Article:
Five years later, the likelihood of further gambling expansion is strong, Rendell was reelected, and his party has taken control of the House of Representatives. Meanwhile, seniors still face high property taxes while Pennsylvanians face an uncertain future dealing with the negative side effects of state-run gambling. Pennsylvania seniors have come up short, receiving on average a paltry $189 in property tax "relief" this year, reports the Daily News’ John Baer.
This year Rendell did his best to demonize the Senate Republican budget by again trying to scare voters senseless. This time, Rendell honed in on SB 850’s proposed $16.2 billion in cuts to the Pennsylvania State Police. Rendell estimated for Reuters on June 21 that such cuts would mean 13,000 fewer criminal arrests, 3,000 fewer DUI arrests, furloughing 800 troopers, and "allowing more sex offenders to walk our streets." "The impact would be real and disastrous and would only help criminals," he said.
Such shameful fear-mongering on the part of the Commonwealth’s Chief Executive is inexcusable. While nobody welcomes cuts to public safety, is there any reason why a budget such as SB 850 which takes the cleaver to all state agencies wouldn’t also include the State Police? Instead of an intelligent compromise on the matter, Team Rendell resorted again to extreme exaggeration in an effort to terrify Pennsylvanians into opposing the Senate plan.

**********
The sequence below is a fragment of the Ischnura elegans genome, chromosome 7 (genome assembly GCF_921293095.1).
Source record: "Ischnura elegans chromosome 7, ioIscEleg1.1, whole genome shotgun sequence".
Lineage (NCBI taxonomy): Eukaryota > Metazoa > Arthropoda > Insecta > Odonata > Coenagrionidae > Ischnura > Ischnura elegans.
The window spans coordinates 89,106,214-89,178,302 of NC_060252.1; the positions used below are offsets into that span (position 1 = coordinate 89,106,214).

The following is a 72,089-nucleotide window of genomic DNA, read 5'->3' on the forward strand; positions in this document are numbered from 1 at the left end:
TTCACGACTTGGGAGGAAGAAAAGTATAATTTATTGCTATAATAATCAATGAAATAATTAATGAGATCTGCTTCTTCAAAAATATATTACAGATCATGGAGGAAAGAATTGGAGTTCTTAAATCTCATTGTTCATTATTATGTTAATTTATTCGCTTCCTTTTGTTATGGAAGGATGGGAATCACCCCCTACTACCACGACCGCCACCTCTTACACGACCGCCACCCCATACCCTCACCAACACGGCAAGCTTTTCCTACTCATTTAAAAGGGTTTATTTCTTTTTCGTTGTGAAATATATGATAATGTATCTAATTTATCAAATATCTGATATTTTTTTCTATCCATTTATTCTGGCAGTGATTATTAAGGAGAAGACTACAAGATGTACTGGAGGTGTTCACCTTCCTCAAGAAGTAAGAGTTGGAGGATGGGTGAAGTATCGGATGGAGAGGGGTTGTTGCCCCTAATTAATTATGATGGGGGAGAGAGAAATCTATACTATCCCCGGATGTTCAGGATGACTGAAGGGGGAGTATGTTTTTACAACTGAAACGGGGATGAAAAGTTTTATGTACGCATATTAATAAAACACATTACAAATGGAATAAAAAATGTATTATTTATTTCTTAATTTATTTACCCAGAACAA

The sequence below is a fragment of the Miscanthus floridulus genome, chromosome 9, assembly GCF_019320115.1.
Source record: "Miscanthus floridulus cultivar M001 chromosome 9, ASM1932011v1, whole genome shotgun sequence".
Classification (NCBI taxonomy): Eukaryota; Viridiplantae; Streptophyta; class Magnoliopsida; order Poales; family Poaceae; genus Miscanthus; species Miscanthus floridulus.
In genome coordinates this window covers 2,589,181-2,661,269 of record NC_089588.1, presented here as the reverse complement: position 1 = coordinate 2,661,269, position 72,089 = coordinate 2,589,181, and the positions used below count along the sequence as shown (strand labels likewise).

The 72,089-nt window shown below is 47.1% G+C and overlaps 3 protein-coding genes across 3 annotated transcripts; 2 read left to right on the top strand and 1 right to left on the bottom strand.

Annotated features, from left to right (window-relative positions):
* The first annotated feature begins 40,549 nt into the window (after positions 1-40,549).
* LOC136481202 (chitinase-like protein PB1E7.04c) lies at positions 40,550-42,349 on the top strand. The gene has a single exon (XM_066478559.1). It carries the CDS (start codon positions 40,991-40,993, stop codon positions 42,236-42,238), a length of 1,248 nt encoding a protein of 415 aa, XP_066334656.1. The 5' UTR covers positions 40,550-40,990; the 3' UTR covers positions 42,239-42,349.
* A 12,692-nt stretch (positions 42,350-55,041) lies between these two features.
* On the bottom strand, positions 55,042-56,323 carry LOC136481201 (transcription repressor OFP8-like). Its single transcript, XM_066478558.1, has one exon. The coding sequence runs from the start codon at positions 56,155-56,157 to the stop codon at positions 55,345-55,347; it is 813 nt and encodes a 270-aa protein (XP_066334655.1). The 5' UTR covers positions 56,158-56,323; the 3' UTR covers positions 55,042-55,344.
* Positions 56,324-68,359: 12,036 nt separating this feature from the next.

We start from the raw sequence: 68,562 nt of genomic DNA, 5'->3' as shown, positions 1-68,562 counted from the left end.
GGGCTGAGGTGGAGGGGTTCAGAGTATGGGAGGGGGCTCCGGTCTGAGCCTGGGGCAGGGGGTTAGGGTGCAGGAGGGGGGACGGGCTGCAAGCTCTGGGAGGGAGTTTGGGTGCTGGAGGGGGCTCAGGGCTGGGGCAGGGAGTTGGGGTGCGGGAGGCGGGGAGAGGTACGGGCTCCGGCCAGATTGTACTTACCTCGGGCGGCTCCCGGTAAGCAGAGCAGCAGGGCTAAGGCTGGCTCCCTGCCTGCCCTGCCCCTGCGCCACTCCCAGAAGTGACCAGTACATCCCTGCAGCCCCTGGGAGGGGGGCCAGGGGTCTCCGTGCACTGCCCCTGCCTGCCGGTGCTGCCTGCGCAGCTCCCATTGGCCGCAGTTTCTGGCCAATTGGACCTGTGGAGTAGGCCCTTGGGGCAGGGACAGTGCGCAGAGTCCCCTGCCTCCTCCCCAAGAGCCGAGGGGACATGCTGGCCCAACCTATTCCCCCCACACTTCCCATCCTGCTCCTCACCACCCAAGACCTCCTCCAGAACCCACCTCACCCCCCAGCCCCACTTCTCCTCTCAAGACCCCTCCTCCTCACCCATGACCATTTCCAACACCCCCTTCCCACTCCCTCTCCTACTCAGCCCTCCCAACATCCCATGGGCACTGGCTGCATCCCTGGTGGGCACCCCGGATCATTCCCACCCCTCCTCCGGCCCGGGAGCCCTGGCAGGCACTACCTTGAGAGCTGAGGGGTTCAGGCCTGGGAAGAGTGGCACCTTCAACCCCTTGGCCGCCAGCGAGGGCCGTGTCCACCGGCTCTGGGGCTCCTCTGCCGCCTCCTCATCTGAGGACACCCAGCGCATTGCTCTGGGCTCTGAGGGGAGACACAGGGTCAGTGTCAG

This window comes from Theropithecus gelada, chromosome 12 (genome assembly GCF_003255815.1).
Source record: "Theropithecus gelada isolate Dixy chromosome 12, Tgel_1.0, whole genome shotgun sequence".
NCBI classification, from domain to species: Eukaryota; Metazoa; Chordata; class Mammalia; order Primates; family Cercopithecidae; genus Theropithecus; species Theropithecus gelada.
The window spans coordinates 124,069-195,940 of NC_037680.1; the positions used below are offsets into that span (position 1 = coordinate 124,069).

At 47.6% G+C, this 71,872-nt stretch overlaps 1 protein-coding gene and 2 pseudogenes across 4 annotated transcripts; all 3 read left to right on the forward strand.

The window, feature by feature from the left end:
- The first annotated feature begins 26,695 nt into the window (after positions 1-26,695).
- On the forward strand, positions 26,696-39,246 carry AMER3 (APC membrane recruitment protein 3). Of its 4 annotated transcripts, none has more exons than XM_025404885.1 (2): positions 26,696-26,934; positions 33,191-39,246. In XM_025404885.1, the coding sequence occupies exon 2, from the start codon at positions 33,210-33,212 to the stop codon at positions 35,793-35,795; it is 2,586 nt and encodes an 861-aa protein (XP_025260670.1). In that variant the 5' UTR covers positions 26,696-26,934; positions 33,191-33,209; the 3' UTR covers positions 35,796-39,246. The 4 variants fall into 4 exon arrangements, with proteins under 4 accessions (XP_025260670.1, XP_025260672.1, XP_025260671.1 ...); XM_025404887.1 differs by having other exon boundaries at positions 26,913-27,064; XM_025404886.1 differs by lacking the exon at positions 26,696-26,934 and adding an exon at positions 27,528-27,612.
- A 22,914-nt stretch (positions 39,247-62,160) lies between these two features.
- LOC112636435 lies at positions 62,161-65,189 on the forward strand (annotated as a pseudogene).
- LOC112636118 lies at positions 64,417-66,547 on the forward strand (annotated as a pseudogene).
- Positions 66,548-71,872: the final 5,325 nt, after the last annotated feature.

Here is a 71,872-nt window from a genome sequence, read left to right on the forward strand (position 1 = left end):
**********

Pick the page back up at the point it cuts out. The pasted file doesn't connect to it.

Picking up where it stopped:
The taxpaying public deserves better than feeble fear-mongering.
As both sides dig in, Harrisburg Republicans are putting their feet down, saying that they will not support any tax increase. On the other side of the fence, the Rendell Administration is calling for a 16 percent "temporary" increase in the Personal Income Tax (PIT), amounting to what former Philadelphia Tax Reform Commission Chairman Ed Schwartz claims amounts to "$5 a week more for households earning $50,000 a year."
The Governor’s budget plan is a $29 billion monstrosity depicting an administration addicted to power and control. The rejected Senate Republican plan was a $27.3 billion atrocity. The House plan is a $28.8 billion mess exposing a bloated, wasteful, clueless state legislature, which as of the 2008-2009 fiscal year had a $342.38 million operating budget.
The taxpaying public deserves better from all sides of the debate.
As options for salvaging this train wreck of a budget near exhaustion, perhaps Pennsylvanians will finally begin insisting on something they do deserve, which is a spirited debate on the necessity of this wasteful state legislature which fritters away over $342 million annually while failing to compromise and pass a budget to keep Pennsylvania’s commitments to higher education, economic development, and public safety.
It seems in all of this there is only one ray of hope: that the 2009 budget battle demonstrates why it is time for a part-time, citizen legislature that works for us, works for less, and remembers why they were elected to serve.
Nathan Shrader can be reached at [email protected] He has worked as a Legislative Aide within the Pennsylvania State Senate and as a Legislative Aide in the part-time, citizen legislature in the Commonwealth of Virginia